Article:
August 13, 2020 05:31 (IST)
Follow us:
facebook-white sharing button
twitter-white sharing button
instagram-white sharing button
youtube-white sharing button
India registers highest single day recoveries of 56,110 | Militant arrested in north Kashmir's Bandipora | Bengaluru: Violence breaks out over alleged social media post, key accused arrested | Pulwama encounter: Soldier, militant killed | India reports over 60,000 Covid-19 cases in 24 hours, tally crosses 2.32 million
Bengal Chamber and Protiviti guide healthcare personnel how to address disruptive risks in their profession

Bengal Chamber and Protiviti guide healthcare personnel how to address disruptive risks in their profession

India BloomsNews Service | @indiablooms | 10 Nov 2017, 03:33 pm

Kolkata, Nov 10 (IBNS): Kolkata's Bengal Chamber of Commerce and Industries and Protiviti (a global consulting firm) recently organised a programme to help members of the healthcare industry to face and resolve some of the key challenges facing them in execution of their duties.

According to members of the health care industry, they are going through a rather trying phase with compliance issues, protection concerns from breach of practice and increasing costs. Also there is constant need for IT and digital updation in their execution coupled with demand for end users to have information at their fingertips.

The programme titled “Disruptive Risks in Healthcare”, recently held at the Bengal Chamber premises focused on providing tips and guidance to combat the challenges faced by healthcare sectors so that relevant and fast solutions emerge.

Cheryl Taylor, Centre of Excellence - Health Care Practice Protiviti Inc., who has about two decades of expertise and professional experience in leading healthcare operations, revenue cycle activities and organized optimization across business models, was the chief speaker.

Also present was Jennifer Stout, Manager-Centre of Excellence –Healthcare Practice Protiviti Inc.

Both addressed the issues of prevalent health care focus among patients and healthcare providers.

According to the speakers, digital transformation is something that cannot happen in one go. It’s a gradual process. To transform from a manual data into a digitized format is a step by step process that needs a structured roadmap. It involves organizational education, implementation, monitoring and then subsequent digitization occurs, they stated.

They also said that there is wide spread belief among industry leaders that digital technology is the fourth industrial revolution and the engine and enabler behind innovation and disruption that will radicalize the levels of efficiency and customer experience. Like internet, digitalization will cause sweeping transformation, across multiple aspects of business inspiring opportunities for value creation, while also creating a major source of risk at the same time. The introduction of digital services will be one of the most important factors transforming healthcare sector in India and across the world over the next decade.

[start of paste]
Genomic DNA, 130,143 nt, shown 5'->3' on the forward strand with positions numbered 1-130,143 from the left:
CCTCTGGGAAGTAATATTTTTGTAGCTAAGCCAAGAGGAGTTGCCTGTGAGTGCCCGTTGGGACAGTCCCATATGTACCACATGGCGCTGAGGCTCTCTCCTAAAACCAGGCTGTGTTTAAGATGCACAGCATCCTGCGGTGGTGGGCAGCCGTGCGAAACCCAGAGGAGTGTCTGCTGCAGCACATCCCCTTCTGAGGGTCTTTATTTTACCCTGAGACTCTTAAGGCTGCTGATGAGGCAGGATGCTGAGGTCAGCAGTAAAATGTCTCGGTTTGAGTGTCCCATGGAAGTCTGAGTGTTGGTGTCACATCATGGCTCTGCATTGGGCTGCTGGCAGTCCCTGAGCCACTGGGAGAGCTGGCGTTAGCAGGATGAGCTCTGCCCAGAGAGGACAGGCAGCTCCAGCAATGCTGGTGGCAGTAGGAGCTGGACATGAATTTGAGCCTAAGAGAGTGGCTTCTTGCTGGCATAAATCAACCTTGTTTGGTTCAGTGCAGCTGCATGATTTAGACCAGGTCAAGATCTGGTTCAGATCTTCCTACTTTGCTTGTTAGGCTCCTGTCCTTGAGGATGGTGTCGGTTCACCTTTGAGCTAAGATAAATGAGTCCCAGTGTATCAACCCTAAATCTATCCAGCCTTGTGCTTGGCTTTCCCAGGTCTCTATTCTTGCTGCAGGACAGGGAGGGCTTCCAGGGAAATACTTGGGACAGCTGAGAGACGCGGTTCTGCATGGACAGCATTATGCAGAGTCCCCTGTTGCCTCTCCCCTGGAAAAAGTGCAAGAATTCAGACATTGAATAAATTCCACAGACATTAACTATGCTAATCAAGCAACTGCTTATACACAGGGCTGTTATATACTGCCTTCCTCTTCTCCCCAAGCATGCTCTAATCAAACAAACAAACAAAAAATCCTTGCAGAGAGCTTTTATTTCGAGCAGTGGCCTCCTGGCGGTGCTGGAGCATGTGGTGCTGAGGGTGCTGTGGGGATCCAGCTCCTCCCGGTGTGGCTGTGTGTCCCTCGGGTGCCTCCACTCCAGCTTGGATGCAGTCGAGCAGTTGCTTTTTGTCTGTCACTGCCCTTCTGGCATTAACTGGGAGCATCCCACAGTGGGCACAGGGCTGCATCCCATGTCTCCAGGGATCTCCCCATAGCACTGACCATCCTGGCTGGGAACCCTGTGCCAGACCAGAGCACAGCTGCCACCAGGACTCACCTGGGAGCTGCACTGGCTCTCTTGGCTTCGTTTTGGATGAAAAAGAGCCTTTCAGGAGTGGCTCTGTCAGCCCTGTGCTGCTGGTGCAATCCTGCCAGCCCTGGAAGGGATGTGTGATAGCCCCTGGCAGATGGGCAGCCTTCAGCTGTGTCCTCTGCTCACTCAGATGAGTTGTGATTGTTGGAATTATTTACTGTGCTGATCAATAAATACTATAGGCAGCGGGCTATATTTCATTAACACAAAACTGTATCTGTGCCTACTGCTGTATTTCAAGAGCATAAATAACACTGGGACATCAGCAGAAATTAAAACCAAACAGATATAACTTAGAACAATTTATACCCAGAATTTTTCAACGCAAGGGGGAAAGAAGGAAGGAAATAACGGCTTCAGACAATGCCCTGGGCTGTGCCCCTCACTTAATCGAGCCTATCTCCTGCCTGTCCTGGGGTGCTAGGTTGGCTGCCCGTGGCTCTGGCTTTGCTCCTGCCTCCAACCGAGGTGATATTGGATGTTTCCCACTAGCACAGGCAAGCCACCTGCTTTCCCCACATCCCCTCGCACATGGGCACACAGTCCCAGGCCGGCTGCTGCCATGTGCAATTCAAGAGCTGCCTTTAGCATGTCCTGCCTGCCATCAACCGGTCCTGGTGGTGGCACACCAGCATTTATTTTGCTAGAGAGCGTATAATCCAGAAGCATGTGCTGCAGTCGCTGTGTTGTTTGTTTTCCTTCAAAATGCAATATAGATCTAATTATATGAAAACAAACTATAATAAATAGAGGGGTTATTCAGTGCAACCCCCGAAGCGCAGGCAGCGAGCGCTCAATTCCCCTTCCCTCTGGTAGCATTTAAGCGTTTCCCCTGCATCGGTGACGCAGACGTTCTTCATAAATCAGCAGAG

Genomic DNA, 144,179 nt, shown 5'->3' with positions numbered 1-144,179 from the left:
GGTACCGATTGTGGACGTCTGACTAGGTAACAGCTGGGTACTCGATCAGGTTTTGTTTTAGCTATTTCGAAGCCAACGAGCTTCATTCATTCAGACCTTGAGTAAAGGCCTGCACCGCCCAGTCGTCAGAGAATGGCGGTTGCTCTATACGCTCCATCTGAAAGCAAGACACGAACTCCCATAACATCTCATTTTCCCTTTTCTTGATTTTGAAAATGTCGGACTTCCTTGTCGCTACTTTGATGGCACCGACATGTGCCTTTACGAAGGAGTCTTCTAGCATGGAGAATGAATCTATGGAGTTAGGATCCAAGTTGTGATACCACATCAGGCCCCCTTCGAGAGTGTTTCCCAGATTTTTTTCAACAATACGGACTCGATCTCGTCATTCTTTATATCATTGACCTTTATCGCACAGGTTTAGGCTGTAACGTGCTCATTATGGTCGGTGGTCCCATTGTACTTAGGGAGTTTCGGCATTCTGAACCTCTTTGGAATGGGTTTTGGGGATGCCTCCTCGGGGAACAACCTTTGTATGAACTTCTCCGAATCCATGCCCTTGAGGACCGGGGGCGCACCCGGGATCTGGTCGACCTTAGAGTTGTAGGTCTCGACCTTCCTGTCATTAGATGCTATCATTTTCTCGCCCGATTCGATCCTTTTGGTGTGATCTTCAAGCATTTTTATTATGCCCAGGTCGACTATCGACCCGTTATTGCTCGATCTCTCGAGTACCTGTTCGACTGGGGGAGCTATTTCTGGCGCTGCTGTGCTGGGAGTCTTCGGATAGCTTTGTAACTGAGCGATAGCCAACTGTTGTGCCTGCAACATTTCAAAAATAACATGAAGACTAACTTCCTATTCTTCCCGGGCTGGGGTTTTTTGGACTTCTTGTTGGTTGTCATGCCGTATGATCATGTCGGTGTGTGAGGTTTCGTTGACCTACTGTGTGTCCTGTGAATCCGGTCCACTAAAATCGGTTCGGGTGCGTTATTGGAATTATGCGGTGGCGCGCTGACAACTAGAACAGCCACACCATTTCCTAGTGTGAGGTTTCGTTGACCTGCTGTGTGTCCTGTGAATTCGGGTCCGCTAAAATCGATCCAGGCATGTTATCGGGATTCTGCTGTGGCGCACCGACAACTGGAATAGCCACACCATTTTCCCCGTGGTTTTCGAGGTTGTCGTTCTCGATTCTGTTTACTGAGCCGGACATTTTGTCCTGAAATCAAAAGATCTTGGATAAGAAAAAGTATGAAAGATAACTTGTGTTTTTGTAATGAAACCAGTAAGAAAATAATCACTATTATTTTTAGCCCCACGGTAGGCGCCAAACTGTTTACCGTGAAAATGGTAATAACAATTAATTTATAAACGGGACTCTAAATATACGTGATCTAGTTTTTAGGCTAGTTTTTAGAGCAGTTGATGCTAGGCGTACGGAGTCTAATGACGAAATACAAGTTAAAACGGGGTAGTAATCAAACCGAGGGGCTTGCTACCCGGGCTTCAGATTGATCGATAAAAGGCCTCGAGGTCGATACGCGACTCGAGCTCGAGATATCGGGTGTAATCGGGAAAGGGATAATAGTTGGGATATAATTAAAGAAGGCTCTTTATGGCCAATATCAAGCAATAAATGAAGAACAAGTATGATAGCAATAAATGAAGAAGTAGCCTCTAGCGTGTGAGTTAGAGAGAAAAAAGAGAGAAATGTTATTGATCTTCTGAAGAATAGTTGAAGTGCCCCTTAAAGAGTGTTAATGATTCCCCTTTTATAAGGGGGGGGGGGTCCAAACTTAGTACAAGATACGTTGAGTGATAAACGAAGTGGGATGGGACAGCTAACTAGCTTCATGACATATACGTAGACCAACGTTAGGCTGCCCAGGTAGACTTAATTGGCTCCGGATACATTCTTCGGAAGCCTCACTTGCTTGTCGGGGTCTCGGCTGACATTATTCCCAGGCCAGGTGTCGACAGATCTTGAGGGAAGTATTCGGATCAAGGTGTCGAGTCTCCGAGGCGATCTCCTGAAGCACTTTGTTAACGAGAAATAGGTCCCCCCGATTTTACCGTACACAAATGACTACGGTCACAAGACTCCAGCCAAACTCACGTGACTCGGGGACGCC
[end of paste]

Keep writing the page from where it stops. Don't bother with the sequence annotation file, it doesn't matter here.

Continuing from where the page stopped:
Healthcare is among the few industries that can profoundly impact larger populations with technology innovation, according to the speakers. The challenges of new regulations, varied demographic spread/ providing care to aging population, access to patient data, prevalence of chronic diseases, straining public finances et al can find some path breaking solutions with digital playing a vital role and providing superior patient care.

As stakes increase, status quo is not an option, they said.

According to the speakers, the healthcare system will look very different in India in the next decade. It will be “consumer centric”, allowing them to take more responsibility in managing their health. The two big shifts that this change in focus is going to bring about are: Disruptions to the location of the care (from “out of hospital” to “in-home care”) and Disruptions to the type of care (from “diagnose and treat” to “prevent and manage”).

The first one can exponentially improve the healthcare outreach in the country and in particular to the rural areas.

The second has the potential to reduce the burden on public healthcare service providers, since the focus will shift towards quality services at affordable costs.

With the advent of patient-centric healthcare greater emphasis will be on prevention and access to using digital technologies to improve efficiency, boosting productivity and driving down costs.

Subrata Bagchi, Senior Managing Director, Protiviti India Member Firm said, “At Protiviti, we have worked extensively with organizations across the healthcare value chain and invested in developing our Global Healthcare Centre of Excellence (CoE). We plan to leverage these insights and experiences from the CoE and serve healthcare providers in India by formulating a customer-centric digital blue print, performing holistic analysis to determine capabilities to make them digitally intelligent, enabling them to create a data governance structure, managing transformation risks, assessing the risks in their digital journey, perform in conjunction with the medical profession advance analytics to make more informed decisions and becoming a destination partner by helping them create a digital ecosystem.” 

Related Images
Kolkata witnesses 'supermoon' 01 Jan 1970, 05:30 am
Related Videos
Covid-19 press briefing by WHO 01 Jan 1970, 05:30 am
Covid-19 press briefing in India 01 Jan 1970, 05:30 am